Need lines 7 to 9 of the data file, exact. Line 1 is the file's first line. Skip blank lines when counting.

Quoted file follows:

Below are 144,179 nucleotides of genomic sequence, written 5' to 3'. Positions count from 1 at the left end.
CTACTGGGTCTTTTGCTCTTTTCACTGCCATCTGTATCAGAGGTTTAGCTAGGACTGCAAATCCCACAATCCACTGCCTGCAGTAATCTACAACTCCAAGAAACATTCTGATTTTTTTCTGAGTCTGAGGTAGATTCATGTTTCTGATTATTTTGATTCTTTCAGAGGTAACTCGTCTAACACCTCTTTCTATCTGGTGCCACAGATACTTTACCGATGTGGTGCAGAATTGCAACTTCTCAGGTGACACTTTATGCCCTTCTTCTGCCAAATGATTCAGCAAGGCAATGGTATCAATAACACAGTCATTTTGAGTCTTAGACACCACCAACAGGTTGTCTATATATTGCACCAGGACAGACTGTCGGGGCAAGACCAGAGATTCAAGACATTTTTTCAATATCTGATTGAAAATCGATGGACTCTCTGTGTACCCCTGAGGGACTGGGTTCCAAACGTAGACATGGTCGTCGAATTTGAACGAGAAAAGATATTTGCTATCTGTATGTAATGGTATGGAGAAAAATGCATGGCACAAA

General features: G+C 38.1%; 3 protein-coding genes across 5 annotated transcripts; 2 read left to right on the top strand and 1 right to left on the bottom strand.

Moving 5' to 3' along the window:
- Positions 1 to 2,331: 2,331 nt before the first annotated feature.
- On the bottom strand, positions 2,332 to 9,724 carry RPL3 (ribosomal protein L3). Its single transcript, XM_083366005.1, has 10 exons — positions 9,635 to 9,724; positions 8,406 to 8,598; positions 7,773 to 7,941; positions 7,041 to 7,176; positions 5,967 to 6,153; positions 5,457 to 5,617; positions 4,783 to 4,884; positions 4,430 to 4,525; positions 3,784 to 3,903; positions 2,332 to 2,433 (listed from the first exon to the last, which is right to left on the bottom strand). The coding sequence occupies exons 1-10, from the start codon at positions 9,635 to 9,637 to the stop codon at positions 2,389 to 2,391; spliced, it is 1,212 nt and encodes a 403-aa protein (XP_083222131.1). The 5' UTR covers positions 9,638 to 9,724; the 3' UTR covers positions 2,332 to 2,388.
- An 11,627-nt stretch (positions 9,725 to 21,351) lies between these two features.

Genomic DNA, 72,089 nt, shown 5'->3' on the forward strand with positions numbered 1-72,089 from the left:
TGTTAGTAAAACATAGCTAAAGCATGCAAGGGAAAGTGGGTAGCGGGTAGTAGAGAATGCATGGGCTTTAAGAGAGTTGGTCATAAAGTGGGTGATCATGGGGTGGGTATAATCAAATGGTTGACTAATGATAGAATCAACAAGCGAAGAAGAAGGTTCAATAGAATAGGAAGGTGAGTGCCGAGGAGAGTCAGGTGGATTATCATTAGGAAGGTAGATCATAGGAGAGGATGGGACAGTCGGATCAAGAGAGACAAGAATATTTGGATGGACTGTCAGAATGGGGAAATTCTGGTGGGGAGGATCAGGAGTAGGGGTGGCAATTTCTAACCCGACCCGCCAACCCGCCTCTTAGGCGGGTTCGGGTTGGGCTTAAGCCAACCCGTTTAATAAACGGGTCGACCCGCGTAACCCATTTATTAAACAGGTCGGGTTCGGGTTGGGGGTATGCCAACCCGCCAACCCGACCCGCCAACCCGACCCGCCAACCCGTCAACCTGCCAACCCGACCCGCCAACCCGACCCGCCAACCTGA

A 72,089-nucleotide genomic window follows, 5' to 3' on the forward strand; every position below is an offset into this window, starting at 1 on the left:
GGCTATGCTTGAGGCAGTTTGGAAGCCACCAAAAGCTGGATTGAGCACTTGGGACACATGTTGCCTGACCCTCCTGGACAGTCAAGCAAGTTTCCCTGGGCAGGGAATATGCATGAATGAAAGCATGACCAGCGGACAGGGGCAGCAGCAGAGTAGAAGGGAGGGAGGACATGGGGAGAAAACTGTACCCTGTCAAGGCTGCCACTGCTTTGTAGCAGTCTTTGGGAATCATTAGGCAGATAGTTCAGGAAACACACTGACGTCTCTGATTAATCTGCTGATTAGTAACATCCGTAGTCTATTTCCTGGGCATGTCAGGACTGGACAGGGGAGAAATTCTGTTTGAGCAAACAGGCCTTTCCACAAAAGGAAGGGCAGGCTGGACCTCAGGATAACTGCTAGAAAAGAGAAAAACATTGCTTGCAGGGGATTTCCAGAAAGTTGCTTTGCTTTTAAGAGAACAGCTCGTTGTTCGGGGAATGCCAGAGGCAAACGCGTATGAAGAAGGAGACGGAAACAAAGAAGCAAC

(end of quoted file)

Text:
- An 11,627-nt stretch (positions 9,725 to 21,351) lies between these two features.

Genomic DNA, 72,089 nt, shown 5'->3' on the forward strand with positions numbered 1-72,089 from the left:
TGTTAGTAAAACATAGCTAAAGCATGCAAGGGAAAGTGGGTAGCGGGTAGTAGAGAATGCATGGGCTTTAAGAGAGTTGGTCATAAAGTGGGTGATCATGGGGTGGGTATAATCAAATGGTTGACTAATGATAGAATCAACAAGCGAAGAAGAAGGTTCAATAGAATAGGAAGGTGAGTGCCGAGGAGAGTCAGGTGGATTATCATTAGGAAGGTAGATCATAGGAGAGGATGGGACAGTCGGATCAAGAGAGACAAGAATATTTGGATGGACTGTCAGAATGGGGAAATTCTGGTGGGGAGGATCAGGAGTAGGGGTGGCAATTTCTAACCCGACCCGCCAACCCGCCTCTTAGGCGGGTTCGGGTTGGGCTTAAGCCAACCCGTTTAATAAACGGGTCGACCCGCGTAACCCATTTATTAAACAGGTCGGGTTCGGGTTGGGGGTATGCCAACCCGCCAACCCGACCCGCCAACCCGACCCGCCAACCCGTCAACCTGCCAACCCGACCCGCCAACCCGACCCGCCAACCTGA